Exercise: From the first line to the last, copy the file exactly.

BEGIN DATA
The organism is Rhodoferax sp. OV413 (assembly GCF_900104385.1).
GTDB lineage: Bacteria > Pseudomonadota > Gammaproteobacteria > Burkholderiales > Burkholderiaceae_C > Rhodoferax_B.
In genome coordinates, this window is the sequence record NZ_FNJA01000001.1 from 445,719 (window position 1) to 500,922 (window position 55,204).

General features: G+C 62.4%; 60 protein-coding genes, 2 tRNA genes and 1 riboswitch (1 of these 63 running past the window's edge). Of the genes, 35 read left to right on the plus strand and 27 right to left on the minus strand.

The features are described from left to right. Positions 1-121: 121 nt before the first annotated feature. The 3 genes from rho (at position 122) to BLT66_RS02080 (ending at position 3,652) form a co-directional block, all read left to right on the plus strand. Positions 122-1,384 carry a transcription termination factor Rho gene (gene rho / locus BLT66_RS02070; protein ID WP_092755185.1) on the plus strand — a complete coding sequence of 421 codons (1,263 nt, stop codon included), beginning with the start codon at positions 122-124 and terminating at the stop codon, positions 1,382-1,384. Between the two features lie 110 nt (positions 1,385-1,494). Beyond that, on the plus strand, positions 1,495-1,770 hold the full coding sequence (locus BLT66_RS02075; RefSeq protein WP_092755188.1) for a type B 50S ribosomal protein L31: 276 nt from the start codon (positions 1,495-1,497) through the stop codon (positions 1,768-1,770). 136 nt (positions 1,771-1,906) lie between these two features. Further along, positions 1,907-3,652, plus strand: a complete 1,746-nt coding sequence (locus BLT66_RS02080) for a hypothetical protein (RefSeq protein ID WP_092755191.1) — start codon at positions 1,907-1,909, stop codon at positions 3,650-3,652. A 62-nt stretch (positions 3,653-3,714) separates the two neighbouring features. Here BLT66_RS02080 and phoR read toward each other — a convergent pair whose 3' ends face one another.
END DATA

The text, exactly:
The organism is Rhodoferax sp. OV413 (assembly GCF_900104385.1).
GTDB lineage: Bacteria > Pseudomonadota > Gammaproteobacteria > Burkholderiales > Burkholderiaceae_C > Rhodoferax_B.
In genome coordinates, this window is the sequence record NZ_FNJA01000001.1 from 445,719 (window position 1) to 500,922 (window position 55,204).

General features: G+C 62.4%; 60 protein-coding genes, 2 tRNA genes and 1 riboswitch (1 of these 63 running past the window's edge). Of the genes, 35 read left to right on the plus strand and 27 right to left on the minus strand.

The features are described from left to right. Positions 1-121: 121 nt before the first annotated feature. The 3 genes from rho (at position 122) to BLT66_RS02080 (ending at position 3,652) form a co-directional block, all read left to right on the plus strand. Positions 122-1,384 carry a transcription termination factor Rho gene (gene rho / locus BLT66_RS02070; protein ID WP_092755185.1) on the plus strand — a complete coding sequence of 421 codons (1,263 nt, stop codon included), beginning with the start codon at positions 122-124 and terminating at the stop codon, positions 1,382-1,384. Between the two features lie 110 nt (positions 1,385-1,494). Beyond that, on the plus strand, positions 1,495-1,770 hold the full coding sequence (locus BLT66_RS02075; RefSeq protein WP_092755188.1) for a type B 50S ribosomal protein L31: 276 nt from the start codon (positions 1,495-1,497) through the stop codon (positions 1,768-1,770). 136 nt (positions 1,771-1,906) lie between these two features. Further along, positions 1,907-3,652, plus strand: a complete 1,746-nt coding sequence (locus BLT66_RS02080) for a hypothetical protein (RefSeq protein ID WP_092755191.1) — start codon at positions 1,907-1,909, stop codon at positions 3,650-3,652. A 62-nt stretch (positions 3,653-3,714) separates the two neighbouring features. Here BLT66_RS02080 and phoR read toward each other — a convergent pair whose 3' ends face one another.